Opioid abuse could be costing U.S. employers about $18 billion a year in lost productivity and medical expenses, according to a study that also finds employers are paying for one-third of opioid prescriptions that end up being abused.
Health information firm, Castlight Health on Wednesday released an analysis of aggregated data from nearly a million employer-based health insurance claims between 2011 and 2015. It found that patients who both were given more than a 90-day supply and received a prescription from four or more providers were defined as having “opioid abuse.”
On average, 4.5% of employees who received an opioid prescription were found to show signs of abuse. Overall, this group accounted for 32% of all written prescriptions and 40% of prescription painkiller spending, according to the study.
The study found employers paid an average of more than $19,000 a year in overall healthcare expenses for issues related to opioid dependence compared with $10,000 in costs for workers without such issues.
Kristin Torres Mowat, Castlight’s senior vice president for plan development and data operations, said the report shows the impact of the current opioid epidemic on the country’s workforce. But it also reveals how employers can address the crisis.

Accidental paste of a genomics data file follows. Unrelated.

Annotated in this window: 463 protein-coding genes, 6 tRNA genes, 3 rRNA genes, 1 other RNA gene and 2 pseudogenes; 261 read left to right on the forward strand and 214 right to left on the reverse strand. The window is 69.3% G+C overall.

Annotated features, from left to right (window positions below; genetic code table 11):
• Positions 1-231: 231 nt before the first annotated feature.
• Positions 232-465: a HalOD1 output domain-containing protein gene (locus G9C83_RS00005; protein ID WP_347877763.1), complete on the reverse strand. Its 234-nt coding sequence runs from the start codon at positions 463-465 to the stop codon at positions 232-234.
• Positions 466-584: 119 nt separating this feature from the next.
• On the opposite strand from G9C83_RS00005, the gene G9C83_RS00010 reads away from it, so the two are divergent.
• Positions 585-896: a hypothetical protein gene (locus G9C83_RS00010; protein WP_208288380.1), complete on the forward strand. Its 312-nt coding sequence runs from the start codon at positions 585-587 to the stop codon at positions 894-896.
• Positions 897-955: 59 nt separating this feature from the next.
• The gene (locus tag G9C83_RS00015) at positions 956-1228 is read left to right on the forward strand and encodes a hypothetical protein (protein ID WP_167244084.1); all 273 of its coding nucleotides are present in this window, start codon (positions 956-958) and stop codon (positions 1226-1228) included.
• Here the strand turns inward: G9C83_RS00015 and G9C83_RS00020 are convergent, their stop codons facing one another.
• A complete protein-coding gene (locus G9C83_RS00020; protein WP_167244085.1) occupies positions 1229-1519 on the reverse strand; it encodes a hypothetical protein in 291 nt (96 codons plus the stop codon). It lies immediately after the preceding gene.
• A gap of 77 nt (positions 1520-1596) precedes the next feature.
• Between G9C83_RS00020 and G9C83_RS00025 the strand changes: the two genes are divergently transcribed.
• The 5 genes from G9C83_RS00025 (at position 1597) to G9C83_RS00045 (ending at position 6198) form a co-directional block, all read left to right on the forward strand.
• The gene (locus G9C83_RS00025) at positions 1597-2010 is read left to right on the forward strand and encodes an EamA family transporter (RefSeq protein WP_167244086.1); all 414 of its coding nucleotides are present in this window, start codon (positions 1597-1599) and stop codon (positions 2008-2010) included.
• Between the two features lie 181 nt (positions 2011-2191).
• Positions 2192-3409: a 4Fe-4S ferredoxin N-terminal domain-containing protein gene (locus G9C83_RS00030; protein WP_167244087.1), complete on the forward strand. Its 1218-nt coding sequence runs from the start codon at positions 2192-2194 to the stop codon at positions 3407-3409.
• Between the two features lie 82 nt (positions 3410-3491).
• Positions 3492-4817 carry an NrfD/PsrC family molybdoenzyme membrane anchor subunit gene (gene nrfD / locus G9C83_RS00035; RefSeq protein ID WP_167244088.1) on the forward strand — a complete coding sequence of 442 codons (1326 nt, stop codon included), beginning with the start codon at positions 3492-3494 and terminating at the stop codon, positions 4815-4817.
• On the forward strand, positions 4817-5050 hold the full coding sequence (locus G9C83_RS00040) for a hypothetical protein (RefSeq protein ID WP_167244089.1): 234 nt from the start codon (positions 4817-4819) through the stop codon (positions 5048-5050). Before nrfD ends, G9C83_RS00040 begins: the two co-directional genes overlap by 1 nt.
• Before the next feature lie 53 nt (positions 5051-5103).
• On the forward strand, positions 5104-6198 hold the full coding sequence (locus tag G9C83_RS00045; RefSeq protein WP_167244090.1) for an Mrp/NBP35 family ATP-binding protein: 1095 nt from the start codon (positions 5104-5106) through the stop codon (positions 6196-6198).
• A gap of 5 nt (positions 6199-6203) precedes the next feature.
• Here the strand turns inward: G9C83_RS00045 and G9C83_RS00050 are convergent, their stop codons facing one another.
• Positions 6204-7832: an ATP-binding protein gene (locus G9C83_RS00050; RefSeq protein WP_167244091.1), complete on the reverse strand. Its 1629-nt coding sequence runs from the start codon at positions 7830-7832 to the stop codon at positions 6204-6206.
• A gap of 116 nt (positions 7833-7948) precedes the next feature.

Torres Mowat said employers should use prescribing trends to understand their employees’ needs and guide them to proper care to prevent or treat addiction.
Some of the information gleaned reflects the make-up of a drug epidemic that’s taken hold of many rural communities in southern states.
The study found that 7.4% of workers ages 50 and over had an opioid addiction compared with only 2% of employees between the ages of 20 and 34. Also, 6% of patients living in areas where the average per capita income was $40,000 or less were addicted compared with 2.7% of people living in areas where per capita income was $85,000 or higher.
Opioid abuse among employees is estimated to account for more than 64% of medically related absenteeism from work in 2011 and 90% of disability expenses, according to a 2015 study published in the American Journal of Managed Care.
Moreover, workers who served as caregivers for those with opioid-use disorders made up 36% of missed work in 2011 and 10% of disability costs resulting in more than $25 billion a year in lost work productivity, according to the AJMC study.